Appennine Mountains, Italy Winter/Spring 1997. A large region of central Italy
is visible in this synoptic, southeast view that extends from the Adriatic Sea
coast (bottom) to the Tyrrhenian Sea coast (top). Three major physiographic
provinces are observed in this image: the drier, less inhabited, rocky limestone
tablelands and narrow plains of the east coast (bottom); the central part of the
Alpine Mountain system, known as the Appennine Mountains, that extend
northwest-southeast along the spine of peninsular Italy; and the area west of
the Appennines that is made up of hills and volcanic features. The dark,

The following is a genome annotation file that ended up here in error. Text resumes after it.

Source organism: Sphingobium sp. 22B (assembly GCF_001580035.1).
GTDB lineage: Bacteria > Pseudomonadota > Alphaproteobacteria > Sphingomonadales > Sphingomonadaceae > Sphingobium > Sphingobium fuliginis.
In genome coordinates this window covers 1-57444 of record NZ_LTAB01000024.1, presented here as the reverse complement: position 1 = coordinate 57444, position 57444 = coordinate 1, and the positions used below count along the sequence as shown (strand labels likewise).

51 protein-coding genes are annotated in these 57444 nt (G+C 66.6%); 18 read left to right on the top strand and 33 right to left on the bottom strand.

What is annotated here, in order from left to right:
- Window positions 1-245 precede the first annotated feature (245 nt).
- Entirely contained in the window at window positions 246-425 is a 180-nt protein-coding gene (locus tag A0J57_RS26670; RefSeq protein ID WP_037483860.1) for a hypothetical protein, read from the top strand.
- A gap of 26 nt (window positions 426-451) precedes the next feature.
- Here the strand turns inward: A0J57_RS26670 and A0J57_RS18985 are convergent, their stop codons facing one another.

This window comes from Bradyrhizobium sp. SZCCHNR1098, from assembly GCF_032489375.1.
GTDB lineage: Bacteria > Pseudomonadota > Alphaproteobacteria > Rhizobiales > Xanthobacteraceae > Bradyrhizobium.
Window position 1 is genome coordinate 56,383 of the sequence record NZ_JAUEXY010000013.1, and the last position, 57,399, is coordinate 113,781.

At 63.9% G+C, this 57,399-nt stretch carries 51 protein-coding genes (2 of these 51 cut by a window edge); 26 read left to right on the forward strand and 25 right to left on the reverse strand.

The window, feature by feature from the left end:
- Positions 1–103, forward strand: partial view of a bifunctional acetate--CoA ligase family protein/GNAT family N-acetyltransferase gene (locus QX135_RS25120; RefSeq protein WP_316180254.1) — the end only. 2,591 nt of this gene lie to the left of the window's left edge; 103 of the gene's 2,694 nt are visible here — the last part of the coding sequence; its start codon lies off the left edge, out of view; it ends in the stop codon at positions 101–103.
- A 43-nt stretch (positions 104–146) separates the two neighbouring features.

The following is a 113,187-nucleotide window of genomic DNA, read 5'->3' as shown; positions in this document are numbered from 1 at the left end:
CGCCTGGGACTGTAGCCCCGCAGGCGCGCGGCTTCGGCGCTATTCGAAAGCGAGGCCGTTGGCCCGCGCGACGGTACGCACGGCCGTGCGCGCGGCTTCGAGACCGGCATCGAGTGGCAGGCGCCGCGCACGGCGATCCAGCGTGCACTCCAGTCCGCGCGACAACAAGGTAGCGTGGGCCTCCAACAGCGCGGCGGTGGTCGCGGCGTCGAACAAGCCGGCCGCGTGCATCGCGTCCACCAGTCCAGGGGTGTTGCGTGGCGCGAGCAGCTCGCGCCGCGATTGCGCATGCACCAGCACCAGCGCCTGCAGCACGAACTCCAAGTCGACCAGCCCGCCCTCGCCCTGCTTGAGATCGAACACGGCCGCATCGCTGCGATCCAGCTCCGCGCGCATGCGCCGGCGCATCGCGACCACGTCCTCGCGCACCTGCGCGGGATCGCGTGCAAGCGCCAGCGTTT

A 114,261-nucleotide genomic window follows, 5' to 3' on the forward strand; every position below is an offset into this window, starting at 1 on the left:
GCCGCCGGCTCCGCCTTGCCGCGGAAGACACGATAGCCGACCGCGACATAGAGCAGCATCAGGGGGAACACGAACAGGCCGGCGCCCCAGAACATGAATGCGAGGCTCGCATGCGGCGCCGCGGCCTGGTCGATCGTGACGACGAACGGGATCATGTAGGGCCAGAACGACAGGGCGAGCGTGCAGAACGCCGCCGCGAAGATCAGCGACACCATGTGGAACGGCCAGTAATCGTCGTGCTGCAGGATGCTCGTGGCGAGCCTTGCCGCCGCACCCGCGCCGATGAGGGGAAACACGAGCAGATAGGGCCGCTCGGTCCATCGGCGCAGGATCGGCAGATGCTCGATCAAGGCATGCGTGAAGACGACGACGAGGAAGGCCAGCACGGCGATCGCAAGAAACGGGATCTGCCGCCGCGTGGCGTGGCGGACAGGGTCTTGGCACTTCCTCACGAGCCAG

oval-shaped features (Lake Bolsena-largest and Lake Bracciano) are water-filled
calderas. Lake Trasimeno (aqua colored feature) is also visible near the right
(middle) margin of the scene. On the east side of this central part of the
Italian Peninsula, the rivers are close together and flow swiftly in short
parallel courses into the Adriatic Sea. The concentration of whitish features
reveals the location of snow covered higher elevations of the Appennine
Mountains, many exceeding 2440 meters above sea level. Rome, the Eternal City,
is located south of Lake Bracciano (near top center of the image) in the Tiber
River Valley. Numerous passes and tunnels through the mountains facilitate
ground traffic between the east-west coasts (NASA).
More images of Europe
Geographic Guide Travel. Itálie, ʻĪkālia, Italùii.
Capital Rome city, Golfo di Taranto, Adriatic
Sea and Sandinia. Cities of Lecce, Otranto and Barletta.